A guest post by Stephen Grant
Part I of the William Adams Slade saga was largely deltiological, that is having to do with picture postcards. Part II will be deltiological in one instance. Let’s now pick up with chronological references linking Folgers and Slades.
It’s interesting to note that in the 1930s two Shakespeare scholars are presidents of two of the Seven Sisters: Henry N. MacCracken at Vassar and William A. Neilson at Smith. On Nov. 29, 1930, President MacCracken writes Emily Folger:
My dear Mrs. Folger, yesterday Mr. Slade offered a delightful luncheon with the staff of the Library of Congress, very kindly spent an hour giving me a pre-glimpse of the wonderful Folger Library. If ever superlatives were justified, it was yesterday. Nowhere in the world can I recall anything like it. Rodin Museum, Goethe houses, what can compare with the tribute to Shakespeare? I was so happy to learn that the plan contemplates a “living museum” in the form of a small Elizabethan theater. Its influence may become incalculable, for true acting, good speech, and graceful carriage, in the service of drama. Mr. Slade seems to me a wise, cautious, well-trained executive. How much better to choose a librarian to run a library, than anyone else.
Once more, let me add my line of congratulations to all the rest, and say how glad we are that you are spared to help carry forward your joint enterprise. We all regret so deeply that Mr. Folger was not spared to see the completed memorial. (Folger Archives Box 28)
Impressed by Slade, MacCracken especially lauds his background as a librarian to warrant being named to lead the Folger.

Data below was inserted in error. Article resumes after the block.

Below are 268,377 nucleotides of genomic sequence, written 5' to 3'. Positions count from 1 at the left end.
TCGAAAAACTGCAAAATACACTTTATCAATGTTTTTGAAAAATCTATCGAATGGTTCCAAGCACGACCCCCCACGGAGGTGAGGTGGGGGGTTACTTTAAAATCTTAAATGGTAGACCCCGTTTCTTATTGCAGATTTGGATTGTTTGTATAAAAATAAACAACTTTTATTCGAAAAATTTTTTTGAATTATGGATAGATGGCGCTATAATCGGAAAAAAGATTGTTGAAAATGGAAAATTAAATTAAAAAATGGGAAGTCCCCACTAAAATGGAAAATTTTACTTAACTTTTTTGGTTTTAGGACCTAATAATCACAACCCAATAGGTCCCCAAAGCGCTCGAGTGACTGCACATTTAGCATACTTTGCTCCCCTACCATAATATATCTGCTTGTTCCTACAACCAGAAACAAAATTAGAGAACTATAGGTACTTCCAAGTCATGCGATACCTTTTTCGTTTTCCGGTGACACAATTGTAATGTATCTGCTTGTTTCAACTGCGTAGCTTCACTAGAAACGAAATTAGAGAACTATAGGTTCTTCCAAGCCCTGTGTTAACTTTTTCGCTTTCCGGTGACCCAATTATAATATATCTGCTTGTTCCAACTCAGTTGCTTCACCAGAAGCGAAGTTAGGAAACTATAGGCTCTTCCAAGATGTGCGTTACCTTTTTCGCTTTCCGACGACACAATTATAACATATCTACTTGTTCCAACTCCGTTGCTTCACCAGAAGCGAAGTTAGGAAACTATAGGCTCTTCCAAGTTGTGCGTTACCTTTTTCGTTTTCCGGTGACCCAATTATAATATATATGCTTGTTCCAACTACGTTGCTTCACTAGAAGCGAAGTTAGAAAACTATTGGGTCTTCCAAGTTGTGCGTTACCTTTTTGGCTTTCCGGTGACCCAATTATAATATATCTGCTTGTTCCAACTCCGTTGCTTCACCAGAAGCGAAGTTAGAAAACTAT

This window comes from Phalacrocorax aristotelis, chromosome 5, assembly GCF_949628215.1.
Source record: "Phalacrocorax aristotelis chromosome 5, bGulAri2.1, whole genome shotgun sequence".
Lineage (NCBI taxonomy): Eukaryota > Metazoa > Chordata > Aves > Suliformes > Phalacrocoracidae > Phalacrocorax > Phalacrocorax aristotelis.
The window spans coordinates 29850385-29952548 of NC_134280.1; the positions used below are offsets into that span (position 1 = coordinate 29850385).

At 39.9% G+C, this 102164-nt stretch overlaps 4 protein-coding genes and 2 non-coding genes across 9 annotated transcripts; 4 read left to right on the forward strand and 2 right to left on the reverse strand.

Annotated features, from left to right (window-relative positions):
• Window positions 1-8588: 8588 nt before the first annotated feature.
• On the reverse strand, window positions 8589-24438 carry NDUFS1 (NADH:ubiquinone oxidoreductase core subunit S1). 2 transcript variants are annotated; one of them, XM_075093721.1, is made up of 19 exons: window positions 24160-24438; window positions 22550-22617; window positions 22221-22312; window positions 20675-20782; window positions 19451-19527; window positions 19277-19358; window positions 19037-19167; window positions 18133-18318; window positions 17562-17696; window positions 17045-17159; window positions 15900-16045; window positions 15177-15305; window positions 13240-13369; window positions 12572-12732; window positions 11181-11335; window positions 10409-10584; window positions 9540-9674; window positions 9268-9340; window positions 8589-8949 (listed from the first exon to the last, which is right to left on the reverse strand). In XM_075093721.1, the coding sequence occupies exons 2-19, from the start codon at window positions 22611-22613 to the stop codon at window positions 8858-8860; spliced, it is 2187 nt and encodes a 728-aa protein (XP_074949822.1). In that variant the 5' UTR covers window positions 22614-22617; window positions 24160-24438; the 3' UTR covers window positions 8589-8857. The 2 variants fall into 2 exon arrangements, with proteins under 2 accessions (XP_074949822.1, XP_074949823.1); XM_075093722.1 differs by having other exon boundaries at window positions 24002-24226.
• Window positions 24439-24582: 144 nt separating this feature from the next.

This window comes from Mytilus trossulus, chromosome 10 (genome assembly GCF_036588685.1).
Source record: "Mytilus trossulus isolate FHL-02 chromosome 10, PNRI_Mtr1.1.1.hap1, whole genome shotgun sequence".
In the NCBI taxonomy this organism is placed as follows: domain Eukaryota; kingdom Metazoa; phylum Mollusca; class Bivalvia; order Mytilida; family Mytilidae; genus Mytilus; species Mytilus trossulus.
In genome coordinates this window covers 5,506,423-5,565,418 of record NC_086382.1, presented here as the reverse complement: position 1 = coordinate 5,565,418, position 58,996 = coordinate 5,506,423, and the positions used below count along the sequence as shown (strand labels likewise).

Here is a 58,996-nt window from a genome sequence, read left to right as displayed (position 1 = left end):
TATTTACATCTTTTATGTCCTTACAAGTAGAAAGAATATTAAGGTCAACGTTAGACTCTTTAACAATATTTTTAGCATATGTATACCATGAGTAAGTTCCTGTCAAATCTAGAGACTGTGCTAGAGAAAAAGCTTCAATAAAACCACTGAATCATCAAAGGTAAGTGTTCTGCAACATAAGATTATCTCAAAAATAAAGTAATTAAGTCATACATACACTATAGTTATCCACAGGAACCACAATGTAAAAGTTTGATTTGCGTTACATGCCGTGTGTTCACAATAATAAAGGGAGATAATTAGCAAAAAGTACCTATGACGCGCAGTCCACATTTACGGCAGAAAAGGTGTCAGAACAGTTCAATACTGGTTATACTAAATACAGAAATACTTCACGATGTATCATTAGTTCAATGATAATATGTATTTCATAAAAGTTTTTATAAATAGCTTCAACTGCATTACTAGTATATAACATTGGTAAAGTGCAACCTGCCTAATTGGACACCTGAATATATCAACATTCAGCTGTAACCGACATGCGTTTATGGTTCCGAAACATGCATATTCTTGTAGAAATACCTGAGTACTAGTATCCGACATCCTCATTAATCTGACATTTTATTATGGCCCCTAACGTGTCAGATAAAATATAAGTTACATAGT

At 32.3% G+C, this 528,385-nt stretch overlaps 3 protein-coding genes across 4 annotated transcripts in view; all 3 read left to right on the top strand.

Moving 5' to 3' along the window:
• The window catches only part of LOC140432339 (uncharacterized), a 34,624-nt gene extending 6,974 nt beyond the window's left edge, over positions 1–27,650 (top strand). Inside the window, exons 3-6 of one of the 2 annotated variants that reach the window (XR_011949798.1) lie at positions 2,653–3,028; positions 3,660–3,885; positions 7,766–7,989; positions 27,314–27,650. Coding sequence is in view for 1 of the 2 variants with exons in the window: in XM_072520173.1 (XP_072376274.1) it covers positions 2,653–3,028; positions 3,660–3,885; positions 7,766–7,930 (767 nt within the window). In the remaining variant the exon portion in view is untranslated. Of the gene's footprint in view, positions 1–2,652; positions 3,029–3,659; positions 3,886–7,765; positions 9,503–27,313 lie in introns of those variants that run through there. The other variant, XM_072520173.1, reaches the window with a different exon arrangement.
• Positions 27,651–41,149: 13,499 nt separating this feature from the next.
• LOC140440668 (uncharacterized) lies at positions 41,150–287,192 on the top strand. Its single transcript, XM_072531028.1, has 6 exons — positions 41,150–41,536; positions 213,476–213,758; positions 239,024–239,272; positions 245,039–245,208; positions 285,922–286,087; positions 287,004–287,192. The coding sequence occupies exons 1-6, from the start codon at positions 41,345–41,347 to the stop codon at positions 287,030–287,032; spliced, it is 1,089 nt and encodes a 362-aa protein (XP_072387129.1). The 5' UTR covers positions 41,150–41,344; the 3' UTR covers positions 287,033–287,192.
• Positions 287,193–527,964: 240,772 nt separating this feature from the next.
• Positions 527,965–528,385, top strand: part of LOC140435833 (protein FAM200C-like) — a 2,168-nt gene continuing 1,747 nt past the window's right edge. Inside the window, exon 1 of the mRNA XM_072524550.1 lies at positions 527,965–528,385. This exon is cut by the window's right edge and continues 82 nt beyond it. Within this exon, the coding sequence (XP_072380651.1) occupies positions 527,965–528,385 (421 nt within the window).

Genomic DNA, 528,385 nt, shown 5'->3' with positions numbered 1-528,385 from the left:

Seven months later, on June 23, 1931, Alexander Welsh—Mr. Folger’s personal secretary from 1910 to 1930—writes a bookseller, Edward Rogers:
I am in touch with Mrs. Folger quite often. I think she plans to use my services in connection with the establishment of the collection in the Library building in Washington, when completed. (I understand that it will be finished in Aug. or Sept.) The reason no purchases are being considered is that the whole Estate and the collection with building is in process of being turned over to Amherst College, who are the Trustees of the collection (under the will). They are the ones to spend the money for additions to the Library, if there is any to spend. They have appointed Wm. A. Slade as Librarian (he was formerly connected with the Library of Congress at Washington). Of course, he was Mrs. Folger’s choice. Joseph Q. Adams was appointed Director of Research. I do not know Mr. Adams, but will probably meet him. I know Mr. Slade, and like him. (Folger Archives Box 28)
When Welsh writes “of course, he was Mrs. Folger’s choice,” he knew a lot more than we do in 2020, trying to piece together the story! Note that in the middle of 1931 Welsh specifies that Slade would be Librarian, not that he would be Director.
Three months later, on Sept. 23, 1931, William Slade sends his first letter to Mrs. Folger from the Folger Shakespeare Library:
In the enclosed letter, Slade notes “This is my first letter written from the Folger Shakespeare Library, and between the lines you will read much more than the fact that my first letter from here is to you. Yesterday the inspection of the building took place, and today I moved in” (Folger Archives Box 58).
Alas, we will probably never know what he means by “between the lines.”
Again three months later, on Dec. 2, 1931, Mr. Slade sends a second piece of mail to Mrs. Folger in Glen Cove, Long Island, New York. When you compare the two envelopes in Fig. 1 and Fig. 2, you will discern that on Sept. 23, 1931 the return address is manually typed; on the Dec. 2, 1931 envelope the return address has been industrially printed. (The writing in pen is by Mrs. Folger in her inimitable scrawly hand.)